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Cathy W

00:02 I'm Cathy W. I work for BBC Northern Ireland and I'm a post production editor.

00:06 Post production editor uh basically works across a couple of different areas in BBC Northern Ireland in news and across factual television programmes and sport and you basically cut together rushes of, of programmes to make the final product.

00:21 It can be a very hard job, yeah and it is a hard job, it's sometimes very long hours, demanding. It can be quite testing of your patience but it's very rewarding as well, it's, it's great to kind of get into something at the very beginning and be part of that process and have something at the end of it that you're very proud of.

00:39 I started in the BBC about seven years ago as a technical trainee and I came in with kind of no skills in broadcasting at all and I started off with graphic design and audio and editing and I've worked my way up through that and specialising in editing eventually. And as post production editor about, made that about three years ago now.

01:00 I loved school, I really, really enjoyed it. I just, it was a good school. I had good friends, I loved all the subjects I did, just it was, I really enjoyed it, it was a great time for me.

01:10 Well I was very into maths when I was in, at school. My dad was an engineer and my mum she worked in sort of garages and odd jobs and opticians and things like that but my dad was very engineering-minded and I sort of always thought I'd go towards maths. But my sister was very artistic and sort of followed in her footsteps a little bit and sort of went down the art path which developed into, into this.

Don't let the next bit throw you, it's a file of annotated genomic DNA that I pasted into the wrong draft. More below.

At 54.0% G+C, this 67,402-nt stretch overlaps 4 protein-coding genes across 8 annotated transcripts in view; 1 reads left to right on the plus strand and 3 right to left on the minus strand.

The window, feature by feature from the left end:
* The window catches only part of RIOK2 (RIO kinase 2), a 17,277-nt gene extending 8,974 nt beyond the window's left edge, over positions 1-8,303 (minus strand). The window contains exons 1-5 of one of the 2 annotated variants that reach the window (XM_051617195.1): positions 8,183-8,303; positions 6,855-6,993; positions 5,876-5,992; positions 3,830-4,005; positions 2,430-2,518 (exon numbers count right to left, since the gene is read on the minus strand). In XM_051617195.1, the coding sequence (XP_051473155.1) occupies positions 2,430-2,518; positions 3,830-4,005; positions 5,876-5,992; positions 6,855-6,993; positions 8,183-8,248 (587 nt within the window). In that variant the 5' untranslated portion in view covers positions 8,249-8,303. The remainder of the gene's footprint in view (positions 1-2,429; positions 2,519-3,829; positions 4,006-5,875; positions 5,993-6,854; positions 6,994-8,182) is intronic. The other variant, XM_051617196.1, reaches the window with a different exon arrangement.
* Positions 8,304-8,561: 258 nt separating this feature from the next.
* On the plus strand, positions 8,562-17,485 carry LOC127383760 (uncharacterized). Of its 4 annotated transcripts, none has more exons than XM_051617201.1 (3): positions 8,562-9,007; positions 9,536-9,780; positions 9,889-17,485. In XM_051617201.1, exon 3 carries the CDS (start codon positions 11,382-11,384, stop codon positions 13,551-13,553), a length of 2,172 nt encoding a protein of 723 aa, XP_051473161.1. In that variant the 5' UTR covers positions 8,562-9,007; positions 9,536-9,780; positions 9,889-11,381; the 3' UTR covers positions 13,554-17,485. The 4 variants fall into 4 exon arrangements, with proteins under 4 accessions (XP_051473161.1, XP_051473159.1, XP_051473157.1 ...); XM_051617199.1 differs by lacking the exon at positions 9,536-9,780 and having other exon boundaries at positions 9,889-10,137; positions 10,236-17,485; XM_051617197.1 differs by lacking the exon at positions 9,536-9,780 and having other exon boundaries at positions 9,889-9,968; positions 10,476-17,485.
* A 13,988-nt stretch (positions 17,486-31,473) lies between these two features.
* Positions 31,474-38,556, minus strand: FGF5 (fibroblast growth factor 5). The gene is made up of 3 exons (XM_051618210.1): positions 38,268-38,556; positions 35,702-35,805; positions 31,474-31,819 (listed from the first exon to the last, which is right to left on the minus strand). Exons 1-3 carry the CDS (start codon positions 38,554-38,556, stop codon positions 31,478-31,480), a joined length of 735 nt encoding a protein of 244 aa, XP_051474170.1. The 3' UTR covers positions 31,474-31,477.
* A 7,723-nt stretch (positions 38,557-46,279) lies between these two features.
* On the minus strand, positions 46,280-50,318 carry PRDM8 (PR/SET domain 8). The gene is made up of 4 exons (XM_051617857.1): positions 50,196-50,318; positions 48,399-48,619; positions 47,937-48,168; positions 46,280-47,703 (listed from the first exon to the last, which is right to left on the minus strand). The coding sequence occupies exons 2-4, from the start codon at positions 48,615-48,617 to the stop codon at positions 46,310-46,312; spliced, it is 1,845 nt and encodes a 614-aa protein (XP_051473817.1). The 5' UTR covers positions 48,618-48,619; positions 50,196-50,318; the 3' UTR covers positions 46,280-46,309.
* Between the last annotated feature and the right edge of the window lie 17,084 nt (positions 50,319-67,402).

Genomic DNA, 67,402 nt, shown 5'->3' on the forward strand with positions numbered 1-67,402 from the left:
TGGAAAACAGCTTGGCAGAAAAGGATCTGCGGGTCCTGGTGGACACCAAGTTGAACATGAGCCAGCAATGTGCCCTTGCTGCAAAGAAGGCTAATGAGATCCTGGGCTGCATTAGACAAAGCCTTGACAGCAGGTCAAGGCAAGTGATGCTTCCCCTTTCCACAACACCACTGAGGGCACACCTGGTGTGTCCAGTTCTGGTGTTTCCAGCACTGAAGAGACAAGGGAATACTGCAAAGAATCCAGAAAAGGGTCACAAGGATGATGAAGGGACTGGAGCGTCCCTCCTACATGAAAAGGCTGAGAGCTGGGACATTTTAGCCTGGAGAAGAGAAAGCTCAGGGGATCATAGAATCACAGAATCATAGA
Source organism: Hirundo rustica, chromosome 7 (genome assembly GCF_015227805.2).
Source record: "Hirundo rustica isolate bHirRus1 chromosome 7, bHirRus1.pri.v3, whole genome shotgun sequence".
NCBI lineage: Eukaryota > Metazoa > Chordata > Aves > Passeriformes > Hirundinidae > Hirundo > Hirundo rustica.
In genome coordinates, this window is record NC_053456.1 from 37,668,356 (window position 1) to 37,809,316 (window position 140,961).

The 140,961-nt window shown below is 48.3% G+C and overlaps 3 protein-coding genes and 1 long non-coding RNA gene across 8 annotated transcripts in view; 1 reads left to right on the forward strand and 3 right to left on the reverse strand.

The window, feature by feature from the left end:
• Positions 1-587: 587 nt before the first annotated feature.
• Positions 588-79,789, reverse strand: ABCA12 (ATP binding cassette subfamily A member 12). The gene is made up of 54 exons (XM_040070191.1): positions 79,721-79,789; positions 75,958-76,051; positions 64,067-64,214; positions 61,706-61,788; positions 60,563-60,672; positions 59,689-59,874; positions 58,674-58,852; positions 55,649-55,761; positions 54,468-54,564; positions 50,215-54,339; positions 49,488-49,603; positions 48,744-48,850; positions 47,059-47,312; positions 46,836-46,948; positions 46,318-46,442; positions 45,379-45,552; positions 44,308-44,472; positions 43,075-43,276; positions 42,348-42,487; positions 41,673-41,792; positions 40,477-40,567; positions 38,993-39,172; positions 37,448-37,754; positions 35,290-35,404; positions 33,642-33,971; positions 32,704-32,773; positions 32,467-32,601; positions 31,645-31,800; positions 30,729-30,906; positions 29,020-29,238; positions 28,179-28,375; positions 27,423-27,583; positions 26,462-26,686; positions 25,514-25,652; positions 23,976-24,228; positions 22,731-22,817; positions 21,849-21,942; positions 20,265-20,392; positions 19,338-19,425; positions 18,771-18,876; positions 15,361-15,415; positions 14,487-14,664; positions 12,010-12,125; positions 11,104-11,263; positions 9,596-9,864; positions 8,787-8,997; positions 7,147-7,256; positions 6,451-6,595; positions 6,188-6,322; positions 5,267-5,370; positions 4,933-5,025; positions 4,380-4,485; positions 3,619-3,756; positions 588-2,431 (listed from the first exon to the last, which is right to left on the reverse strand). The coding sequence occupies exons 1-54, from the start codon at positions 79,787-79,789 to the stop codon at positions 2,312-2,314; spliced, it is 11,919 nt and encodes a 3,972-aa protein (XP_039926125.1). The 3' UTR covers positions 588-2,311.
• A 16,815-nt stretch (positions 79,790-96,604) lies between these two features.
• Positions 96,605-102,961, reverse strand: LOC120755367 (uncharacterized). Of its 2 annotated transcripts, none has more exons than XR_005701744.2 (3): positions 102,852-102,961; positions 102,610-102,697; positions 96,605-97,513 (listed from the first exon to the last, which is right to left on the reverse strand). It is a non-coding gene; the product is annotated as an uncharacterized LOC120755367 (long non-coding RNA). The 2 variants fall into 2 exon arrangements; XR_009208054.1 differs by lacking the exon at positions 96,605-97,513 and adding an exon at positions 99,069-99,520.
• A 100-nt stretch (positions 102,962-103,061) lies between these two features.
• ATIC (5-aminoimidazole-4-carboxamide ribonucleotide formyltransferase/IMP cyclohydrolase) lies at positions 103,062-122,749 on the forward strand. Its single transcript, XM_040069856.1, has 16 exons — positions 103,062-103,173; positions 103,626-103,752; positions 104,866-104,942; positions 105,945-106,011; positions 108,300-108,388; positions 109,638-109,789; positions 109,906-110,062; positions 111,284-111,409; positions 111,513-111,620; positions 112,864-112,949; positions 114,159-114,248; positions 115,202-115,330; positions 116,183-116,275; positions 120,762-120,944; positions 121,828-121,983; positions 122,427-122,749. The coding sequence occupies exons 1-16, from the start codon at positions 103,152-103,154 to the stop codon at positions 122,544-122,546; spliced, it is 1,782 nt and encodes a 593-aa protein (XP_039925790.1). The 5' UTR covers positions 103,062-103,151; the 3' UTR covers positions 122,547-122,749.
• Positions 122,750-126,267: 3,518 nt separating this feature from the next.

01:33 I left university at the end of the second year, really not liking it at all. The course just wasn't what I thought it was going to be. Coming from quite a good school experience into that was a bit of a shock as well so it was just kind of, little bit, getting very nervous now, this is terrible. I think coming from a school that was, was all girls and was quite competitive and you sort of, I was quite good at the subjects that I was involved in at school and then suddenly to go to university where you're sort of, you're in amongst everybody who was all, they were all quite good at, you know, what they did at their schools and you sort of feel yourself a bit going out on the periphery but just, I think a bit of confidence in myself then.

02:14 At the time when I left then I became a coffee shop manager and my mum knew I wasn't happy doing that. So she kept an eye out in the papers and saw a couple of trainee schemes and said, why don't you go for that so it was a bit of a drop in pay by about ten thousand pounds and I thought hmm, do I want to do that or do I not? But that worked out very well, I have to say I'm glad I did.

 02:36 I was worried about having dropped out and kind of taking that path and then you'd be up against people who maybe would have gone to university and done specific courses in that kind of thing and they'd have a, you know, a higher level of understanding of the technologies and everything else behind it, so I actually thought I'd be at a bit of a disadvantage. But it actually turns out that kind of was a bit of an advantage cos I'd had a bit of experience in the outside world.

03:01 Depending on what I'm doing, what I'm working on, I feel different levels so confidence. I mean I wouldn't say I come into work every day going, yes I'm really good, really, really good at this and you know, today's going to be great, just kind of take one day as it come and just take every challenge that comes because specially working in editing, every day you're working with something different and it's a different challenge in terms of how you deal with that, how you deal with the people that you're working with, so that no two days are same.